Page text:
When it comes to Christian voices on social media, David Regier doesn’t hold a candle to Joel Osteen, Franklin Graham and many other famous preachers. In fact, despite his recently published book, you’d be hard pressed to find anyone outside his modest-sized southern California church who recognizes his name.

His alter ego, Church Curmudgeon, is another story.

Portraying a grumpy old man’s pithy observations about church life — with occasional paeans to coffee — Church Curmudgeon has become one of the most popular Christian humor sites on Twitter. Since its creation seven years ago, the Twitter account has picked up 93,000 followers, plus about half that many “likes” on Facebook. Many who don’t follow Church Curmudgeon are exposed to his wit through retweets and Facebook shares.

For those who appreciate an ecumenical edge to comedy in 140-character doses, the Church Curmudgeon delivers.

Between Pentecostal and Baptist worship styles, I prefer Baptist, hands down.

Regier, 50, is music minister of First Baptist Church in San Jacinto, California. In 2010, he was enjoying some Christian humor Twitter accounts based on pastors and worship leaders and was inspired to create one from a different perspective.

When he started out in music ministry, someone suggested Regier get to know the church’s older members. They may not like his musical choices, but they’ll learn to love him. And vice versa.

“I thought there ought to be one that is the grumpy old guy at the back of the church,” said Regier (pronounced rih-GEAR). “I love them. So many of them are faithful men of God who have just gone through so much more of life than I have and plugged away through lots of hardships. But there is a particular way about them, that crustiness that you get, and it’s just a whole lot of fun to listen to them.”

Thus began Church Curmudgeon, complete with a photo of a scowling senior citizen in a fedora. Regier got the image off the internet. He comes up with the jokes on his own, channeling them through the voice of someone who likes church the way it used to be. Especially the music.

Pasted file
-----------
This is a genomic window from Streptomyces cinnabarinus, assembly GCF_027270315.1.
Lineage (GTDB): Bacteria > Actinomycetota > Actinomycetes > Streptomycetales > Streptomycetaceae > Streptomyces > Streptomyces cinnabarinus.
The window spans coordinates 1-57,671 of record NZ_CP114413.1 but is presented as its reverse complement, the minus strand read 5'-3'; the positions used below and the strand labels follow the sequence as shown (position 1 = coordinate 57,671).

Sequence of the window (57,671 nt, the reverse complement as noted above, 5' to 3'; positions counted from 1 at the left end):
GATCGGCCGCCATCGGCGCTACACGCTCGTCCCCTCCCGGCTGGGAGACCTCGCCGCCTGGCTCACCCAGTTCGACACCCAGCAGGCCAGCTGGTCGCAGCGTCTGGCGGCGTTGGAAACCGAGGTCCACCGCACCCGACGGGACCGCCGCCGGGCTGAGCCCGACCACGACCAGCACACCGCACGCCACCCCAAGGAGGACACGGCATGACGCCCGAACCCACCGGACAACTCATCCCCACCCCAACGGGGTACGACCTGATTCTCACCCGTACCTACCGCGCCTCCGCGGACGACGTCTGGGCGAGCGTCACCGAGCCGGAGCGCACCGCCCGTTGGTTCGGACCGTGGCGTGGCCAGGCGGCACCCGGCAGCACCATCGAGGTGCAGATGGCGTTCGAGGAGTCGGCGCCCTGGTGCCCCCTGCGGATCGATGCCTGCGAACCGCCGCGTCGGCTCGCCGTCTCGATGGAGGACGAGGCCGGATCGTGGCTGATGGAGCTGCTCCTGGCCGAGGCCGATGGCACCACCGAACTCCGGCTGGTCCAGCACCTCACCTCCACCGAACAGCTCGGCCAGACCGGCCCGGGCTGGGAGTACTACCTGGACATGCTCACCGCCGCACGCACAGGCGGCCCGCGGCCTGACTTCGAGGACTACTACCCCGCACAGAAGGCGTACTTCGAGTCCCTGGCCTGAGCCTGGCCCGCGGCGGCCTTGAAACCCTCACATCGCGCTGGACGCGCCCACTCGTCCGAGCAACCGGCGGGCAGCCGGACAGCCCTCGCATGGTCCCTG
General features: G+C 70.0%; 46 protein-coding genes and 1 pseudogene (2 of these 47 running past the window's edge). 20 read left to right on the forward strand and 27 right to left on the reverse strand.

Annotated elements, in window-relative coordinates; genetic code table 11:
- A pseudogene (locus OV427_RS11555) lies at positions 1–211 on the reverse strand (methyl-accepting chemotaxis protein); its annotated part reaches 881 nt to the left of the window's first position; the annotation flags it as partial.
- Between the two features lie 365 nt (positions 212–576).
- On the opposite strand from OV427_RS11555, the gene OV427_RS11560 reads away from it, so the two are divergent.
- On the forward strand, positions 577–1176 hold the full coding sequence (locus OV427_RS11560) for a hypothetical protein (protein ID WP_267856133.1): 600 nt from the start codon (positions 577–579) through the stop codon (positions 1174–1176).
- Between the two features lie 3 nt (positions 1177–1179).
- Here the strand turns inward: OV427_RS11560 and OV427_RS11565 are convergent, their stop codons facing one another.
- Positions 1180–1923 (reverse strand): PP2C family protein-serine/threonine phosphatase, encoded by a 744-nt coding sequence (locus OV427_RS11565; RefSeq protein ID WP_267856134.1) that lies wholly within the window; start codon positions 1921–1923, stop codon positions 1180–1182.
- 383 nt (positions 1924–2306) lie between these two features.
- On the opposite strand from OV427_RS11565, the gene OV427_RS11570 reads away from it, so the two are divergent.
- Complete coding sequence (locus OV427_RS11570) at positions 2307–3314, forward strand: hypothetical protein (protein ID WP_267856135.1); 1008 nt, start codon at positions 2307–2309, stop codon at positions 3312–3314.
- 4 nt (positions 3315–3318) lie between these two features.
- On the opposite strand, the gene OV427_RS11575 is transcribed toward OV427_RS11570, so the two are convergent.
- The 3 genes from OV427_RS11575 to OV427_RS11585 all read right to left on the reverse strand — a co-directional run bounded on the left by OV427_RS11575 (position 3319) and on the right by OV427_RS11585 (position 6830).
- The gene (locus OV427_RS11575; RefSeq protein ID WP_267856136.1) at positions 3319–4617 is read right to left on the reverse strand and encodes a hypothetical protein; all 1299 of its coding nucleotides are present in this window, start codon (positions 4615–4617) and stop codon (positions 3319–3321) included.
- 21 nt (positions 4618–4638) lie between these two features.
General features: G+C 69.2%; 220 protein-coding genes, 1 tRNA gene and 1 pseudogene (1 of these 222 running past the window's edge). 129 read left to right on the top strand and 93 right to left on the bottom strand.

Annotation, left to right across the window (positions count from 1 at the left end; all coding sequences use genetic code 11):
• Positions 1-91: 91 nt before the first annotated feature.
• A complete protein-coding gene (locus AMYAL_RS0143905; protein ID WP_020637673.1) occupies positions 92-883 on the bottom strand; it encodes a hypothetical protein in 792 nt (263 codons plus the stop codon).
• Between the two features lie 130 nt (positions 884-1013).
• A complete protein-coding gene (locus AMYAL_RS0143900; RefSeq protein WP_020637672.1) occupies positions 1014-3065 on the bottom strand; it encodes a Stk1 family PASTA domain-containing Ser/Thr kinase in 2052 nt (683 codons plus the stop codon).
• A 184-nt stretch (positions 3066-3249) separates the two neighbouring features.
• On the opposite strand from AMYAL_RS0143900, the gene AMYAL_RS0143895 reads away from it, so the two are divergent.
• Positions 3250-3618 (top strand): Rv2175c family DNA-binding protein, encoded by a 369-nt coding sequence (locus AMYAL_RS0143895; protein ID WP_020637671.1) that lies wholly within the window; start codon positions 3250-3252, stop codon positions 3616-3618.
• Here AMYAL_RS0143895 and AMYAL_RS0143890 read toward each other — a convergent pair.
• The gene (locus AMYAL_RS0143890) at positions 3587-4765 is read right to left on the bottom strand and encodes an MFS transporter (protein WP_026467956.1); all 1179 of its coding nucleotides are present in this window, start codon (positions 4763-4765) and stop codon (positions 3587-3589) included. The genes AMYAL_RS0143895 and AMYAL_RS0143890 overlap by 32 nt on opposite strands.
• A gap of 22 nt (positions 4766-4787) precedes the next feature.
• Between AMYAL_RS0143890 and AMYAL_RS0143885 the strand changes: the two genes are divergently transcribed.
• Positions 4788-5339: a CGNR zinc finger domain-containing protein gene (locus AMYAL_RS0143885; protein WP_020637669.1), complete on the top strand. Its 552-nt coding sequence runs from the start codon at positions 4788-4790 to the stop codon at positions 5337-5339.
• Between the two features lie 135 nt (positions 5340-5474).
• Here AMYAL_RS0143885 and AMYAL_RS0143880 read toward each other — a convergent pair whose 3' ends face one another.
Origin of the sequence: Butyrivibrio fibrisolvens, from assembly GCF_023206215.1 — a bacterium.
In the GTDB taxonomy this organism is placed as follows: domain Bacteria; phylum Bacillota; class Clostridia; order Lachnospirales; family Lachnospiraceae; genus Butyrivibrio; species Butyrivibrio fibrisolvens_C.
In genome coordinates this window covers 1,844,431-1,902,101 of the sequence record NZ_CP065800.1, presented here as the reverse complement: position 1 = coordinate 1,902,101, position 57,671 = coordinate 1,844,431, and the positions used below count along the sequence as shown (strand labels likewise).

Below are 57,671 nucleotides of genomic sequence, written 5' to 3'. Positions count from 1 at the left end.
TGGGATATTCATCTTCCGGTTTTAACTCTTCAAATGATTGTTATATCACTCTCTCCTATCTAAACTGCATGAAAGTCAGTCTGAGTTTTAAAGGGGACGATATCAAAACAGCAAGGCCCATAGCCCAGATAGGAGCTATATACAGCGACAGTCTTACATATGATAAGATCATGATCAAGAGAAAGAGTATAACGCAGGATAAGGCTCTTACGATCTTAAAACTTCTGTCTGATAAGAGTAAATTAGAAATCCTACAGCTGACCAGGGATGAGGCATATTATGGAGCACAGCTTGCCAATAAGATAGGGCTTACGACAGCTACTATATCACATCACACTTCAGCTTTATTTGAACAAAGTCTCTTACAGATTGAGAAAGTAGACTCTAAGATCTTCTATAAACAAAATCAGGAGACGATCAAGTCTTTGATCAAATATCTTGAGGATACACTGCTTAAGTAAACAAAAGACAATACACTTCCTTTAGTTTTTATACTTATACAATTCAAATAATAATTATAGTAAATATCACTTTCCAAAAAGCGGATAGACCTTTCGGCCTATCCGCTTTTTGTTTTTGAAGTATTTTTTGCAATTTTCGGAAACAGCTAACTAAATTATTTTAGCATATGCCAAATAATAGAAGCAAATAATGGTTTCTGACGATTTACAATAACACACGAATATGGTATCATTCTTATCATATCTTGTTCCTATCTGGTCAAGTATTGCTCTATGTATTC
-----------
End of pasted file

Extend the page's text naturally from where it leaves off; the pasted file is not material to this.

Things are looking up. The worship leader introduced a song that's almost as complex as his coffee order.

Regier said he remembers reaching 400 followers and being amazed that many people would find him funny. But that was just the beginning. He hit 10,000 followers in the first 18 months, and as megachurch pastors like Rick Warren (1.9 million Twitter followers) retweeted something from the Church Curmudgeon, 1,000 or more would follow in a single day.

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It’s become enough of a hit that Regier has published a compilation of his favorites in a book, “Then Tweets My Soul.” Almost every day, he adds material for a potential second volume.

One tweet that got lots of attention occurred at the end of Daylight Saving Time, when clocks are turned back one hour. He thought of the Rev. Benny Hinn, a televangelist widely known for his audiences falling backward after being “slain in the spirit.” The reaction was such that Regier re-posts it annually.

“I think I made the joke at about 5 o’clock in the morning, and I said, ‘It’s Benny Hinn Day. Everybody fall back,’” Regier said. “It came to me as soon as I got up, and when I got out of the shower there were tons of notifications that everybody was retweeting this thing.”

Generally, though, Regier said he avoids poking fun at others’ expense. Being a music minister provides plenty of fodder for self-criticism.

Again, just because you cantata, doesn't mean you shouldtata.

Having been raised as a Mennonite and worked in a wide variety of churches, Regier has discovered that no matter how different denominations’ beliefs may be, they’re a lot alike. That has helped the Church Curmudgeon’s wide appeal.

“A lot of people think that their church is the only one that does that type of thing, and they don’t realize that this is a really broad thing, and we’re all being the church as best we know how,” Regier said.

“My subversive thing is to just humanize the older folks in the church. Having been a young worship leader and now a middle-aged music minister, just help people realize there is a human element in this, that you can learn a lot from the people that are not part of your generation.”

Even if they’re grumpy.

Each day has enough trouble of its own.

Try not to be mine.

Follow George Morris on Twitter, @GWMorris.